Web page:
Nanotubes feel the heat
Feb 6, 2002
Researchers in Japan have used carbon nanotubes to make thermometers by filling them with liquid gallium. The nanothermometers will greatly increase the range of temperatures that can be measured in microscopic systems. With a diameter of 75 nanometres, the thermometers could be used in a wide variety of micro-environments (Y Gao and Y Bando 2002 Nature 415 599).
Working at Japan’s National Institute for Materials Science, Yihua Gao and Yoshio Bando found that the height of a column of liquid gallium in a nanotube varies linearly with temperature, just as mercury does in conventional thermometers. This allows the temperature to be read in situ using a scanning electron microscope to measure the height of the gallium meniscus.
The researchers found that the gallium inside the nanotubes expands rapidly as the temperature rises – just as gallium does on a macroscopic scale – although its melting point varies greatly at different size scales. In contrast with gallium, the walls of the carbon nanotube expand very little as the temperature rises. On a microscopic scale, gallium is a liquid over a large range of temperatures, and this gives the nanothermometer a measuring range of 323 – 823 kelvin, compared with the range of 4 – 80 kelvin covered by existing nanoscale thermometers.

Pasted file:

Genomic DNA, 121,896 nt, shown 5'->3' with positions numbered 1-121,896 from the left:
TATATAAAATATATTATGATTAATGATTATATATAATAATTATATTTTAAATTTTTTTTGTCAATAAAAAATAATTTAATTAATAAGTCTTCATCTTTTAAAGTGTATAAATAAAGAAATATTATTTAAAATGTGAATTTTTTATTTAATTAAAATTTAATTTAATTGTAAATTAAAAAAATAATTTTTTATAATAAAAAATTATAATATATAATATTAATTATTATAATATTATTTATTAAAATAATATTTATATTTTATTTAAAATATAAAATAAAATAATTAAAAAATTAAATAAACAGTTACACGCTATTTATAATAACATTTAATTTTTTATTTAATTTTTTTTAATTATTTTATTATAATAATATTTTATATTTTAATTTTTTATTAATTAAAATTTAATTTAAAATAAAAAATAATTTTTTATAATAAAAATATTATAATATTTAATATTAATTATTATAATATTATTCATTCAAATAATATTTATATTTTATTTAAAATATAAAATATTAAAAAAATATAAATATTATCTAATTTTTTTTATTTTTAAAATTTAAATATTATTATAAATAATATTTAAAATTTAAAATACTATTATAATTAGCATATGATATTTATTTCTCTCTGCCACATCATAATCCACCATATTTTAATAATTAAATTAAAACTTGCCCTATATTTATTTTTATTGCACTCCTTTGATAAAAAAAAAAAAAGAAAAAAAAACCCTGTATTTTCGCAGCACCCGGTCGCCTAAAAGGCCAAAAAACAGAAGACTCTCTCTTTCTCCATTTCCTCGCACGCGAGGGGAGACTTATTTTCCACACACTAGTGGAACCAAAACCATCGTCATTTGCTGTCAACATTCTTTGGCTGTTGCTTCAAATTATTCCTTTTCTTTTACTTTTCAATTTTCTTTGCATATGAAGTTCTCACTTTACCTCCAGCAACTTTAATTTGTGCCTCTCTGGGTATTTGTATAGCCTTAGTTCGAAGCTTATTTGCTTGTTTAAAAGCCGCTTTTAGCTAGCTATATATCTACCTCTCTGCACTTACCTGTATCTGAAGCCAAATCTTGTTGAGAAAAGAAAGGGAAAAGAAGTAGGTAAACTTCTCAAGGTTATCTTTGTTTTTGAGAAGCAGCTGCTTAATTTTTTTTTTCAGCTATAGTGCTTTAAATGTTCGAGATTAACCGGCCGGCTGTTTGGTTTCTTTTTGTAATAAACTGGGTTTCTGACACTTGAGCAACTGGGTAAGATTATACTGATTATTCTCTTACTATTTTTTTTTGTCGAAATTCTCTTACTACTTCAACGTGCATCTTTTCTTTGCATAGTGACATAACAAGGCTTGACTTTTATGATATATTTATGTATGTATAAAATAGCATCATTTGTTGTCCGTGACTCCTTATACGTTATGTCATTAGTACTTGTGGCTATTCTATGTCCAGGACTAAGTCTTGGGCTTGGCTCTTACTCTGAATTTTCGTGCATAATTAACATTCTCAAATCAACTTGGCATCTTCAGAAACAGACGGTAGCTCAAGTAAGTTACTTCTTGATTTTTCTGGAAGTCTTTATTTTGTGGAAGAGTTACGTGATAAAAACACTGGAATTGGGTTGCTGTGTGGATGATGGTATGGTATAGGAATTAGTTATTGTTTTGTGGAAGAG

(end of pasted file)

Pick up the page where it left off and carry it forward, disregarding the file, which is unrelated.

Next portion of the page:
The nanothermometers were made using a radiofrequency furnace to react gallium oxide vapour with carbon monoxide vapour in a carbon crucible, under a flow of nitrogen gas, at a temperature of 1073 kelvin.
Carbon nanotubes are sheets of graphite molecules rolled into a cylinder and capped at both ends, formed by heating carbon. Along their length they are as strong as diamond.
About the author
Sam Rae is Student Liaison Officer at the Institute of Physics